Given the Hawn Gallery’s location in the Hamon Arts Library, one of the goals of the exhibition program is to reveal the natural intersections between art, artists, books, videos or other resources SMU Libraries provides. This posting is for those bibliophiles and videophiles who love to learn about what other people are reading and watching. When asked what books and videos have influenced his work, Mike Morris, artist of the film, ARK, and adjunct film studies professor at SMU, offered the following titles with a few extra recommendations.
· Are there titles on particular artists or topics that you would say informed your work? If so, how?
Since this particular project was so engaged with working from the archive as source material, it would be difficult not to think about artists like Bruce Conner, Craig Baldwin, Stan Vanderbeek, or Jesse McLean. Conner, in particular, is notable for having used popular stock images to examine certain unconscious libidinal tendencies of society. His films like A Movie, Crossroads, or Report reveal many unspoken things that end up recorded in images and brought to light through montage. I hoped to do something similar with the footage used for ARK.
· What films or videos?
Bruce Conner – A Movie, Crossroads, Report, Cosmic Ray, etc. Craig Baldwin – Mock Up on Mu, Tribulation 99, Sonic Outlaws. Jesse Mclean – Magic for Beginners, The Invisible World. Stan Vanderbeek – his many animations using found images and his Moviedrome project.
· Which videos would you recommend and why?
I would always recommend the films of Bruce Conner because they’re just so brilliant in their critique of 20th century American culture, and so many of the critiques remain relevant, particularly those about nuclear weapons. People should also see the early computer films of Stan Vanderbeek like Poem Field No. 2 or Symmetricks. They are brilliant meditations on the possibilities of computers as an art medium at the very beginning of their use. More contemporary makers that use found footage take different approaches as the technology they are addressing evolves, such groups like Animal Charm or Negativeland who re-purpose the detritus of 80s and 90s audio/visual media culture. Everything is Terrible and Jacob Ciocci of Paper Rad also re-contextualize these eras of visual culture, but with a kind of psychedelic nostalgia that is self aware of digital remediation.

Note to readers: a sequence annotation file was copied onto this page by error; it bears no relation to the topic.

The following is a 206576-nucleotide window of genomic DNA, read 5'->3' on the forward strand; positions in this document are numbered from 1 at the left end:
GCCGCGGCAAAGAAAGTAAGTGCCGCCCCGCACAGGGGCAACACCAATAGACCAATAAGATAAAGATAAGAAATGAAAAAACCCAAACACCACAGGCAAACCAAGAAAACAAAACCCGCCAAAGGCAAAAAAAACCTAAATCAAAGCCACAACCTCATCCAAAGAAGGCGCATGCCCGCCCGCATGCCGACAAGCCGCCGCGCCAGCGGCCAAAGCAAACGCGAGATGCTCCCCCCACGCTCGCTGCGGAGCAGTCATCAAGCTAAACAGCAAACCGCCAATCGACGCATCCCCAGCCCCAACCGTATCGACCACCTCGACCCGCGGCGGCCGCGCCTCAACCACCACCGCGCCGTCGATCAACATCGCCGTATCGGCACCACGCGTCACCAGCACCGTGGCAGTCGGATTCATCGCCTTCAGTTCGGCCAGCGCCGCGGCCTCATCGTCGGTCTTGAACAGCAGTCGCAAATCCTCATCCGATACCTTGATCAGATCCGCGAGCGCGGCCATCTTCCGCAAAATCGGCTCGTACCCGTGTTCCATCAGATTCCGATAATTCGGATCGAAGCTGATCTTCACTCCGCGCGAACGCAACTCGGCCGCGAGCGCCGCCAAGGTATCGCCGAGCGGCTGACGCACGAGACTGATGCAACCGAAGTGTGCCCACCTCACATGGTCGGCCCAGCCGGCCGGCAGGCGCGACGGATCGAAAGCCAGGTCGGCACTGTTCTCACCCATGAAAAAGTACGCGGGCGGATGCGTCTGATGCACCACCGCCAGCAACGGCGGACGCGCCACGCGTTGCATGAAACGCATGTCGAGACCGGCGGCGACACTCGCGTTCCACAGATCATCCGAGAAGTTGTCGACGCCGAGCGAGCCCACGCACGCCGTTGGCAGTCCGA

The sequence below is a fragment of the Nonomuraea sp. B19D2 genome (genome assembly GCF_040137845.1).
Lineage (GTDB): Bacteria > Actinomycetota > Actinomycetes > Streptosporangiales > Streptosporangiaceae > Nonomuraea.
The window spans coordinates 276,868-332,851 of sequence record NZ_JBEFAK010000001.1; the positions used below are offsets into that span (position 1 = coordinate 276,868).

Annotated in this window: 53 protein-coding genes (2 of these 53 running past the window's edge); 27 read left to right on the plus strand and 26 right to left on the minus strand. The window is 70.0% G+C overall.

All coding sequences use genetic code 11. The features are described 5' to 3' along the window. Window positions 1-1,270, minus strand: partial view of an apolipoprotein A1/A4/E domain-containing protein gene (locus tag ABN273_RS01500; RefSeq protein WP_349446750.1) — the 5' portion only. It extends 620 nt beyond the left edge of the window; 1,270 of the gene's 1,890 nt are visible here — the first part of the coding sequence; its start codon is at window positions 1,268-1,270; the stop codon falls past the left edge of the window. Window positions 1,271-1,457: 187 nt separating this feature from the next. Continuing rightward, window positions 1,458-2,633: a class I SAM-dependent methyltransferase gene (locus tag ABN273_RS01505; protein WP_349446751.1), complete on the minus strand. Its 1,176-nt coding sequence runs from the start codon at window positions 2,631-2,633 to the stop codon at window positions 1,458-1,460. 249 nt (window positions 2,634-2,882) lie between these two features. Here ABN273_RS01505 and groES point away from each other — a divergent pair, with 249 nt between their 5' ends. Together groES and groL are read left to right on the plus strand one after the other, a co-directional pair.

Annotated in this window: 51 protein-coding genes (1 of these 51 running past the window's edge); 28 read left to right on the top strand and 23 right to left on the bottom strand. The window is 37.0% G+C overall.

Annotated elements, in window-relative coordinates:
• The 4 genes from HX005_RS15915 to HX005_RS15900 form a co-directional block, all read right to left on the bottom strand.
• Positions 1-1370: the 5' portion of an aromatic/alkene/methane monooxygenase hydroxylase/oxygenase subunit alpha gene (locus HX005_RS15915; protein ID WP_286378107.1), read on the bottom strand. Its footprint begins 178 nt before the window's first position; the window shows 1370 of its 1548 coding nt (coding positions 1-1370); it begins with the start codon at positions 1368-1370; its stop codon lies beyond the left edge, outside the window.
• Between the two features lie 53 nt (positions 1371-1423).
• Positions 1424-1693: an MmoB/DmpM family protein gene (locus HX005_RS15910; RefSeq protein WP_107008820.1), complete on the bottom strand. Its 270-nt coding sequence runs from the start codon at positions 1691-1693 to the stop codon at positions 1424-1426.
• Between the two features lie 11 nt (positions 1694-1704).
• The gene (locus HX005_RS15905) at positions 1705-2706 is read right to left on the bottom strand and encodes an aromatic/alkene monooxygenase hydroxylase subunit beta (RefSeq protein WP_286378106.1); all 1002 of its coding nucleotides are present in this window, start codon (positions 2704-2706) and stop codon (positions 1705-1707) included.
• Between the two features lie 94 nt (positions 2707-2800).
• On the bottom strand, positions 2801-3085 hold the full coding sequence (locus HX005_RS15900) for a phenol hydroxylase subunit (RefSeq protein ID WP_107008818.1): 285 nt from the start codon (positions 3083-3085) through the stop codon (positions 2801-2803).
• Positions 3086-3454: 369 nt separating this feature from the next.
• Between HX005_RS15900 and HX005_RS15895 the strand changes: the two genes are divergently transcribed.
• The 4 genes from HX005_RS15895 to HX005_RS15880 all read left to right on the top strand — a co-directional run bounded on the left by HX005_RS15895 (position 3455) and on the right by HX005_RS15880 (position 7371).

· What are some titles that you would recommend for readers to give them a good overview of the history or landscape of video as a medium for art?
There are many. A good place to start for a kind of genealogy of 20th century avant-garde film would be Visionary Film by P. Adams Sitney. This book has a chapter on what Sitney calls the “Compilation Film” that explores the work of Bruce Conner and other filmmakers working in his mode. Other books and journals I’d recommend:
Illuminating Video: An Essential Guide to Video Art
The Archive Effect by Jamie Baron
A Critical Cinema: Interviews, series by Scott Mcdonald
Incite Journal of Experimental Media (particularly, Issue 2: Counter Archives)
Film Culture Journal
Expanded Cinema by Gene Youngblood
Expanded Cinema: Art, Performance, Film by A.L. Rees
The Experience Machine: Stan Vanderbeek’s Moviedrome and Expanded Cinema by Gloria Sutton
Entangled: Technology and Transformation of Performance by Chris Salter
Millennium Film Journal
Touch by Laura U. Marks
Skin of the Film by Laura U. Marks
Experimental Ethnography by Catherine Russell
On The Camera Arts and Consecutive Matters by Hollis Frampton
Recipes for Disaster by Helen Hill (zine located here)
· Have you recently or are you currently reading a book now that you would recommend to readers?
I’m currently reading:
Excommunication: Three Inquiries into Media and Mediation by Alexander Galloway, Eugene Thacker, and Mckenzie Wark
Hyperobjects by Timothy Fuller
Dark Star Rising: Magick and Power in the Age of Trump by Gary Lachman
The Tarot, Magic, Alchemy, Hermeticism, and Neoplatonism by Robert M. Place
I recently read and recommend:
Kill All Normies by Angela Nagle
Starry Speculative Corpse by Eugene Thacker
Chaos Protocols by Gordon White
ARK continues to December 9th, Hawn Gallery; Free to the Public
M – Th, 8 am – 9 pm; F, 8 am – 6 pm, Sat, 12 – 5 pm; and Sun, 2 – 9 pm
Featured image: Glimpse of the film footage, ARK, installed in the Hawn Gallery; image credit: Kevin Tedora
Thank you to Mike Morris for responses to these questions and recommendations.
Interview questions: Beverly Mitchell, Assistant Director and Curator, Hawn Gallery, Hamon Arts Library, SMU